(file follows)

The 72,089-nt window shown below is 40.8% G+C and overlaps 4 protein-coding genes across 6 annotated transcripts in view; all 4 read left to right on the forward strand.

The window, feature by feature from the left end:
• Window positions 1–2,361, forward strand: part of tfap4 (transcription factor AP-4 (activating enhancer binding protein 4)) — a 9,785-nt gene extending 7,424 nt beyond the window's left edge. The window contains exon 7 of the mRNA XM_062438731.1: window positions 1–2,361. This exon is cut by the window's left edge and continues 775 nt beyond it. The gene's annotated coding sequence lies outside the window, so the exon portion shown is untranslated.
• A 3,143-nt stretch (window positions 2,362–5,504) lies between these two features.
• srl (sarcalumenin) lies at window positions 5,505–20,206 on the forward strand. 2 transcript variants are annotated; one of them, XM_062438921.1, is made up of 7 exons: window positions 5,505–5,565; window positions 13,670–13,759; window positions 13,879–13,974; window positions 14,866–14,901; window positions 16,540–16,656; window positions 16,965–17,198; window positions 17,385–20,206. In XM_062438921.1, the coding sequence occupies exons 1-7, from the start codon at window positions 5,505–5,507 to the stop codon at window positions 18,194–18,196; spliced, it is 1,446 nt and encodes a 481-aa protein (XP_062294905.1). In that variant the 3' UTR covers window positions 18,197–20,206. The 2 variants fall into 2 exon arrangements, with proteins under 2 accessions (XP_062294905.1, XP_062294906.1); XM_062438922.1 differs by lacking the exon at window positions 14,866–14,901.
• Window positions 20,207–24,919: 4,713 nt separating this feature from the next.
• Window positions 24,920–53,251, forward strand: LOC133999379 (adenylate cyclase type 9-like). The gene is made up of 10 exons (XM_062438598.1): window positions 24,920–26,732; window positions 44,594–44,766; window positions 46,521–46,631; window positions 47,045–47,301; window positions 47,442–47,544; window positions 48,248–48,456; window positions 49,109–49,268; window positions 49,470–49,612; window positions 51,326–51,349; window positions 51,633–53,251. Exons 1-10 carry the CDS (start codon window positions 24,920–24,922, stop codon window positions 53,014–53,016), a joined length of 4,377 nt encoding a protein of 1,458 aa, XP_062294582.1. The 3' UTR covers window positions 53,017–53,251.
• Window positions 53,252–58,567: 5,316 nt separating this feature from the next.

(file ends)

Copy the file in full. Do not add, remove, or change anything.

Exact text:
The 72,089-nt window shown below is 40.8% G+C and overlaps 4 protein-coding genes across 6 annotated transcripts in view; all 4 read left to right on the forward strand.

The window, feature by feature from the left end:
• Window positions 1–2,361, forward strand: part of tfap4 (transcription factor AP-4 (activating enhancer binding protein 4)) — a 9,785-nt gene extending 7,424 nt beyond the window's left edge. The window contains exon 7 of the mRNA XM_062438731.1: window positions 1–2,361. This exon is cut by the window's left edge and continues 775 nt beyond it. The gene's annotated coding sequence lies outside the window, so the exon portion shown is untranslated.
• A 3,143-nt stretch (window positions 2,362–5,504) lies between these two features.
• srl (sarcalumenin) lies at window positions 5,505–20,206 on the forward strand. 2 transcript variants are annotated; one of them, XM_062438921.1, is made up of 7 exons: window positions 5,505–5,565; window positions 13,670–13,759; window positions 13,879–13,974; window positions 14,866–14,901; window positions 16,540–16,656; window positions 16,965–17,198; window positions 17,385–20,206. In XM_062438921.1, the coding sequence occupies exons 1-7, from the start codon at window positions 5,505–5,507 to the stop codon at window positions 18,194–18,196; spliced, it is 1,446 nt and encodes a 481-aa protein (XP_062294905.1). In that variant the 3' UTR covers window positions 18,197–20,206. The 2 variants fall into 2 exon arrangements, with proteins under 2 accessions (XP_062294905.1, XP_062294906.1); XM_062438922.1 differs by lacking the exon at window positions 14,866–14,901.
• Window positions 20,207–24,919: 4,713 nt separating this feature from the next.
• Window positions 24,920–53,251, forward strand: LOC133999379 (adenylate cyclase type 9-like). The gene is made up of 10 exons (XM_062438598.1): window positions 24,920–26,732; window positions 44,594–44,766; window positions 46,521–46,631; window positions 47,045–47,301; window positions 47,442–47,544; window positions 48,248–48,456; window positions 49,109–49,268; window positions 49,470–49,612; window positions 51,326–51,349; window positions 51,633–53,251. Exons 1-10 carry the CDS (start codon window positions 24,920–24,922, stop codon window positions 53,014–53,016), a joined length of 4,377 nt encoding a protein of 1,458 aa, XP_062294582.1. The 3' UTR covers window positions 53,017–53,251.
• Window positions 53,252–58,567: 5,316 nt separating this feature from the next.